6. A conviction for an offence which does not correspond to an offence under Australian law, should become spent on application to a court.

The Office would also welcome further information on the policy reasons for limiting the definition of an 'eligible adult offence' to those with a sentence of less than 12 months.

Finally, the Office would appreciate being kept informed on the progress of the draft model Bill and would be happy to provide further comments.  It would also welcome the opportunity to provide comments on any proposed regulations or other relevant materials as they become available. The Office also consents to this submission being made public, and intends to publish it on its website. 

If you would like to discuss any of the issues raised here, please do not hesitate to contact Nina Rassaby on (02) 9284 9796 or at nina.rassaby@privacy.gov.au.

Yours sincerely

Karen Curtis Australian Privacy Commissioner                            

22 January 2009

Comments from the Office of the Privacy Commissioner regarding the draft model Spent Convictions Bill 2008

Background

The Office of the Privacy Commissioner (the 'Office') provided comments to the Attorney General's Department on previous versions of the draft model Bill by letters in September 2007 and April 2008.  The Office has also provided comments on the 'Uniform Spent Convictions: a Proposed Model Discussion Paper 2004'.

These comments expressed the Office's support for uniformity across jurisdictions in relation to the handling of personal information about spent convictions, subject to appropriate regard being given to the protection of individuals' privacy.  In particular, the Office noted the sensitivity that may attach to personal information that relates to an individual's criminal record history.  This is reflected in the Privacy Act 1988 (Cth), which defines information about a person's criminal record as 'sensitive information'[1].  Such information is especially sensitive because it could lead to individuals being stigmatised, embarrassed or discriminated against, and therefore it should be handled with particular care.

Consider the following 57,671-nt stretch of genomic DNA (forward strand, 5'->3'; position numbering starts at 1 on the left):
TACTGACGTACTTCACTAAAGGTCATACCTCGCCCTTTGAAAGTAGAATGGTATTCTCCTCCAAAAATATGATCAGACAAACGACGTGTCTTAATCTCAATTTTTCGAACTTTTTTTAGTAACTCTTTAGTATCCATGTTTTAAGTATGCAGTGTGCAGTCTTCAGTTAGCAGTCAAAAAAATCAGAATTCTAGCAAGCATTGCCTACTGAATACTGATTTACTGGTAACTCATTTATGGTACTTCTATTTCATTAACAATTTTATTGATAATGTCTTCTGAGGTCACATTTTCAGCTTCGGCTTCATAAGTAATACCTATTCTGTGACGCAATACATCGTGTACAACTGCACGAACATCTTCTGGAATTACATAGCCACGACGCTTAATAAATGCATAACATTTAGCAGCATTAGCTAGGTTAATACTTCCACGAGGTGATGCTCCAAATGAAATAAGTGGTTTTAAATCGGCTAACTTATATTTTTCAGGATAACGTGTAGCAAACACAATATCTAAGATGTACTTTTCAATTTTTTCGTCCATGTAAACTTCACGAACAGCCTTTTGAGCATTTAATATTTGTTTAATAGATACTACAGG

The Office also made suggestions in its comments of April 2008 and September 2007, about how individuals' privacy might be better protected under the proposed uniform scheme.  The Office believes that these suggestions provide important safeguards against the inappropriate handling of sensitive personal information. 

Role of the Privacy Commissioner

In its comments of April 2008, the Office submitted that an important element of the current Commonwealth spent convictions scheme in Part VIIC of the Crimes Act 1914 (the 'Crimes Act') is the Australian Privacy Commissioner's advisory and regulatory role.  The Australian Privacy Commissioner's main functions under Part VIIC of the Crimes Act are to: